Apart from the areas discussed above, a general observation is that the number of specimens containing a malignancy decreased relatively less than the number of specimens with benign disease, suggesting that a serious effort was made to continue cancer care as much as possible. This is supported by the fact that the number of resections for malignancies dropped less than the number of biopsies. The decline in biopsy numbers might, although partly attributed to the pause in screening programmes, also be due to people’s reluctancy to seek medical care. The observation that cytology numbers were affected less than biopsy numbers might be explained by the slightly different role of cytology in the diagnostic process.
Catch-up in numbers after the first lock down dip was minimal. It was only seen for histology and the maximum was 17% (for benign resections of the colon). In all other instances in which some catch up was observed (e.g. resections of malignant skin lesions) the catch-up was less than 10%.
Because the pandemic put a strain on intensive care availability, this indirectly affected surgical capacity. A Dutch research group developed a model to predict the health impact of postponing surgical procedures for both benign and malignant disease by estimating the disability-adjusted life-years per month of delay . This model shows that 20 of the 23 surgical procedures for which a delay would have the strongest negative impact, were oncological. Our analyses show that surgery for malignant disease was relatively spared during the corona crisis, which seems a logical choice based on the data from the Gravesteijn study.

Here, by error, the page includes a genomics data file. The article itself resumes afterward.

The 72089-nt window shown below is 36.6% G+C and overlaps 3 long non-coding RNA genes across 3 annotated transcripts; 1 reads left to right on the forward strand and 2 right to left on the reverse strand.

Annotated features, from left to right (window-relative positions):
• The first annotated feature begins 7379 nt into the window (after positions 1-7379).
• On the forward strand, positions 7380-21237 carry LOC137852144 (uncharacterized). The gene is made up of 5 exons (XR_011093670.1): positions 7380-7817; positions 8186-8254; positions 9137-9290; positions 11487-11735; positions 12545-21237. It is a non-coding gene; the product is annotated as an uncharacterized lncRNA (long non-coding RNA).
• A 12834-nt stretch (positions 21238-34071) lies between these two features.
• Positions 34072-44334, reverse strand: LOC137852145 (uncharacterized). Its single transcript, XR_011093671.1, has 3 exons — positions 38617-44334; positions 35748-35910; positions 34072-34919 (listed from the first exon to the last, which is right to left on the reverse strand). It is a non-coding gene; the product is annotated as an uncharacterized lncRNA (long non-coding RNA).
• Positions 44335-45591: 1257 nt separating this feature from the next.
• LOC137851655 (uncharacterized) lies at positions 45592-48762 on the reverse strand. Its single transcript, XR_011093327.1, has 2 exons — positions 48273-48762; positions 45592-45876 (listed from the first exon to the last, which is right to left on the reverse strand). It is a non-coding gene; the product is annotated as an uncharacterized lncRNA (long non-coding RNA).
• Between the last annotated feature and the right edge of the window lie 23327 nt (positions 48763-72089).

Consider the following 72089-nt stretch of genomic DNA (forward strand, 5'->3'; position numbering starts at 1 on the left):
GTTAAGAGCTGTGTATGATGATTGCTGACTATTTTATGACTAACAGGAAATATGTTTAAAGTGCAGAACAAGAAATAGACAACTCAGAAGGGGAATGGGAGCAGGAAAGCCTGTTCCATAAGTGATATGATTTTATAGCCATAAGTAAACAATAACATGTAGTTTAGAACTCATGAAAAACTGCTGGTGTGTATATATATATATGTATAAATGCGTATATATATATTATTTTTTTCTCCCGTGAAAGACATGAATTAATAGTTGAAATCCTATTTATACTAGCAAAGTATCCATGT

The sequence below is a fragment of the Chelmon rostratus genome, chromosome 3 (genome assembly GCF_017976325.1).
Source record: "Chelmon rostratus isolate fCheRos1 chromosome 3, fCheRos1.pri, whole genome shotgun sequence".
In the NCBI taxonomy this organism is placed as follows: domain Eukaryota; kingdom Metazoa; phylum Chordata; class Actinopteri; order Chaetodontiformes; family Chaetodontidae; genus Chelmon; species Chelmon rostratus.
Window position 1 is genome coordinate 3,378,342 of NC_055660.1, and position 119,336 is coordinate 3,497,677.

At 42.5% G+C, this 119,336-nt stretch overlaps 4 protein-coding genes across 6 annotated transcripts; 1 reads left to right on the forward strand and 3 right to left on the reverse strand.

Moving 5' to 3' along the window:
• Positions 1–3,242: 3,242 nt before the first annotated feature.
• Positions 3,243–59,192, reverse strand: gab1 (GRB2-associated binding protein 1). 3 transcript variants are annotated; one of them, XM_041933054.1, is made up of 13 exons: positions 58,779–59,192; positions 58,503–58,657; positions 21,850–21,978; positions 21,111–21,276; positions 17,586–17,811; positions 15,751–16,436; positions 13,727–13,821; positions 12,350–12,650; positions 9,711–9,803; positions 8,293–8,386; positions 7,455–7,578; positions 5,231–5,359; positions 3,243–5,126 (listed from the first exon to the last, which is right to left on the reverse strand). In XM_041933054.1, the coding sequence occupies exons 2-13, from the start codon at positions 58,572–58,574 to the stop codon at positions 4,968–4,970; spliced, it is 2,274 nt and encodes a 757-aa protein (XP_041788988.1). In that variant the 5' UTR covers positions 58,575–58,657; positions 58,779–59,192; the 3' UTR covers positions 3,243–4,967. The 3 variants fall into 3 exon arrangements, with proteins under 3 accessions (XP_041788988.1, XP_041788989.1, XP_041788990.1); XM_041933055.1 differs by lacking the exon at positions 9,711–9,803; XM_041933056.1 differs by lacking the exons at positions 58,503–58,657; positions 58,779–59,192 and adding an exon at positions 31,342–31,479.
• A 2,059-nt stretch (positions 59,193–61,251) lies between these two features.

The situation for benign disease is more difficult to assess. Most of the surgical procedures for benign disease included in the study by Gravesteijn et al. do not produce pathology specimens. So similar studies/models for different procedures are needed to assess the impact of the decrease in benign specimens observed in our study, as in the study of Te Groen et al . The procedures involved in the catch-up seen for benign resections of the lower GI-tract in our study might be the follow-up of their results.